Posted: 5/3/2010
Title: LOVING IT IN SUNNY DUBLIN

Blog:                                                                                                                         

       Tonight's match at Dalymount Park was really enjoyable. Bohemians at home to Drogheda United, the Pride of Louth, about 120 km north towards Belfast.

       It was touch and go whether I would see any action. I asked for the bus to Dalymount and with the rich Dublin accents, as thick as a peat bog, they put me on the bus to Dollymont-I think. It was back in July 1968 I was last at this venerable old stadium-where Ireland also played in those days. It was a testimonial for Liam Whelan and Manchester United and George Best packed the place. Also called 'The Gypsies' they have played and won more matches in Europe than any other Irish club and lost to Red Bull Salzburg this season. Eleven League championships, including back to back wins the last two years, and seven FAI Cup triumphs are part of their rich history.

     Now their home since 1901 is a shell of it's old glory. Three of the four sides are dangerous and cordened off, but the main stand was rocking as I arrived 30 minutes late. The outside is like a war zone and I had to grab a taxi when I realisd the bus was the wrong one. The main and only entrance is in a narrow alley and dangerous if more than 3,000 show up. I did get a splendid welcome when I did make it. What a friendly bunch and 120 years history.  In 2006 they sold the stadium for 65,000 Euros with the intention of moving to a 10,000 capacity purpose built ground near Dublin Airport, but there have been court cases and delays.

    The match was an Airtricity Premier League match and the double size programme had combined last Fridays home match vs UCD (University College Dublin) 0-0, lovingly edited by Stephen Burke. I found the shy Jim O'Connor in a tiny shed plastered with scarves and banners from clubs around the world. Please send him more. www.bohemians.ie. He is an enthusiastic fund raiser and jack of all trades for the Bohs. He also got me into the room for the half time cup of tea which I enjoyed with chocolate biscuits and lemon cream rolls.

     On the cover of the programme, which he gave me, was a team photo of a 1948 'Old Cocks' game prior to Bohs v UCD, Golden Jubilee match at Belfield, The Old Bohs won 3-2.  The match tonight was skillful, enthusiastic and passionate with the home team in their red and black stripes dominating as the game neared its conclusion. Midfielder Ruaidhri Higgins climbed high and mightily to head the only goal and the winner two minutes from time for the three points.  I was also impressed by the refereeing of the bald headed Richie Winter who was calm, fit as a butcher's dog, and clear and precise with his calls and signals.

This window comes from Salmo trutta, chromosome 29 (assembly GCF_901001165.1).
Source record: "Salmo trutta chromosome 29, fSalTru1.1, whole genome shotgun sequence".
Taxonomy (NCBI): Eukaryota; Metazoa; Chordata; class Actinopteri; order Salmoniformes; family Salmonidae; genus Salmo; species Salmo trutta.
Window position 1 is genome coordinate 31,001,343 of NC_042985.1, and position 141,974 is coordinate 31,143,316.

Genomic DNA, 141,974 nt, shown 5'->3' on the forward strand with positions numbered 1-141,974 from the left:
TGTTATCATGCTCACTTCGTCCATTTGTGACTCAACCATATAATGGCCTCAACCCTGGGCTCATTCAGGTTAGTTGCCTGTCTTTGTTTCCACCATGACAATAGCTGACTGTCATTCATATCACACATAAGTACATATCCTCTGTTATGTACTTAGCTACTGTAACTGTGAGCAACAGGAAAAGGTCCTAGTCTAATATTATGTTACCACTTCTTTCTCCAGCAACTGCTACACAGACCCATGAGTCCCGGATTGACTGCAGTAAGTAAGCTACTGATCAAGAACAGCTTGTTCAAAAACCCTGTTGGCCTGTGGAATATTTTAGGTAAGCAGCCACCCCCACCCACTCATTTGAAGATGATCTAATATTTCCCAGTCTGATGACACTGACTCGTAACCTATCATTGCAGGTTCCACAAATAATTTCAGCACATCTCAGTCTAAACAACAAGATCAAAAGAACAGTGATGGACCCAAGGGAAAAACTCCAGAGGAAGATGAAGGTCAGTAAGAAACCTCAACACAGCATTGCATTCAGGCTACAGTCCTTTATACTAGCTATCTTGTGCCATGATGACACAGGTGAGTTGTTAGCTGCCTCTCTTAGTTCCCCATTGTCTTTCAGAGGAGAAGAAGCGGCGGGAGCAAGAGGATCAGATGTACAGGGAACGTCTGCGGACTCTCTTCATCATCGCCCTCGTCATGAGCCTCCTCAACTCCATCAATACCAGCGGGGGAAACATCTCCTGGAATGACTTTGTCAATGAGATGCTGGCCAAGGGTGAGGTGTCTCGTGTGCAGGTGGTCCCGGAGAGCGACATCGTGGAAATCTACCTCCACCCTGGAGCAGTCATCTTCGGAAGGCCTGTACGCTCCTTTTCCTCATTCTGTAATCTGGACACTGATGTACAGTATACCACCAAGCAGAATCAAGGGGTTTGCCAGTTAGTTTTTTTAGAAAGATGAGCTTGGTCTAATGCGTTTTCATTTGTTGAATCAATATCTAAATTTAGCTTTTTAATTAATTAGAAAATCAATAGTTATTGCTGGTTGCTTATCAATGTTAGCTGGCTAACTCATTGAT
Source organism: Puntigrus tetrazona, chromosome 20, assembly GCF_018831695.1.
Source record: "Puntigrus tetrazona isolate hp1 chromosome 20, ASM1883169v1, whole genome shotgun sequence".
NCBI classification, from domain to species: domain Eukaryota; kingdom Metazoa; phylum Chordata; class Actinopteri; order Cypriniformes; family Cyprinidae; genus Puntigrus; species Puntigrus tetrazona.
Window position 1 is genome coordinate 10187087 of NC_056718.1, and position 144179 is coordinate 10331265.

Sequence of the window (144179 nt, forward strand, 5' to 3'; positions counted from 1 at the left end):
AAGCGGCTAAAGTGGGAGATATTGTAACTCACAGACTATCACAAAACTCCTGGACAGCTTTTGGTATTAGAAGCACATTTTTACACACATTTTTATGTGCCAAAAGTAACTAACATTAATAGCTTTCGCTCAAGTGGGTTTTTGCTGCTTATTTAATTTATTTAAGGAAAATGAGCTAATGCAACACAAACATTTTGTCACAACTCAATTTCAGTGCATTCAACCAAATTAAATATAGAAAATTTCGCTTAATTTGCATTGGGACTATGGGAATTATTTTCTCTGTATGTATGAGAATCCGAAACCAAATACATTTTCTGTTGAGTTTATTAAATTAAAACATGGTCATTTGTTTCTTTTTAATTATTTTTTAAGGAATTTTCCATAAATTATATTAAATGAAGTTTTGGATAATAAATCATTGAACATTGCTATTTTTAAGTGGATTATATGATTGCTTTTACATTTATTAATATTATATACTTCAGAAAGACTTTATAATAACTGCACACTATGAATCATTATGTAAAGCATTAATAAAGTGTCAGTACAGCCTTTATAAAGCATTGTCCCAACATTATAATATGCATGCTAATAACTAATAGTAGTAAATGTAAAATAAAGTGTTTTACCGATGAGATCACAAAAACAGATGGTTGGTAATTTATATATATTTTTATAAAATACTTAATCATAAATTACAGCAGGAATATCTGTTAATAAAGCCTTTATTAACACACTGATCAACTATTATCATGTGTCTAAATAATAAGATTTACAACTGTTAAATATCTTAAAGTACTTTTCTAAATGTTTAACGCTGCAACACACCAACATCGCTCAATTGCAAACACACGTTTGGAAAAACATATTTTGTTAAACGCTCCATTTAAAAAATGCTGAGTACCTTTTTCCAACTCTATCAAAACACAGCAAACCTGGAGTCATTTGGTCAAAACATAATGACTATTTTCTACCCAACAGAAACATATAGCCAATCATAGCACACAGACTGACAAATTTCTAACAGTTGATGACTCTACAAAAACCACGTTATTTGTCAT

The couple of hundred fans from Drogheda in maroon and sky clothing chanted throughout and one banged a big drum while others waved gigantic flags in support of their lads who wore their away strip of yellow and blackon the pitch. The Windmill Road Gang and Famous 45 Ultras did their team proud, and consummed great quantities of fat, greasy chips, (french fries) at the interval.

     Earlier in the day I had taken a bus to gentile Landsdowne Road, where both the rugby and football internationals were played. It is now the AVIVA Stadium, Staid Aviva in Irish,  www.avivastadium.ie, and will host the 2011 Europa Cup Final.

   The new National Stadium of Ireland, a 21st century steel clad birdsnest of a structure which should be completed in 3 months or so. It still has the train station outside in one corner with the tracks alongside and the River Dodder on the other. It will hold over 50,000 and will be more cozy than the wide open spaces of Croke Park, both codes temporary home for the last three years and the 80,000 capacity headquarters of Gaelic Games.

   The field is much wider and longer for gaelic football and hurling with football fans too far away from the action. I was present for the first ever football match allowed there, Ireland v Wales.

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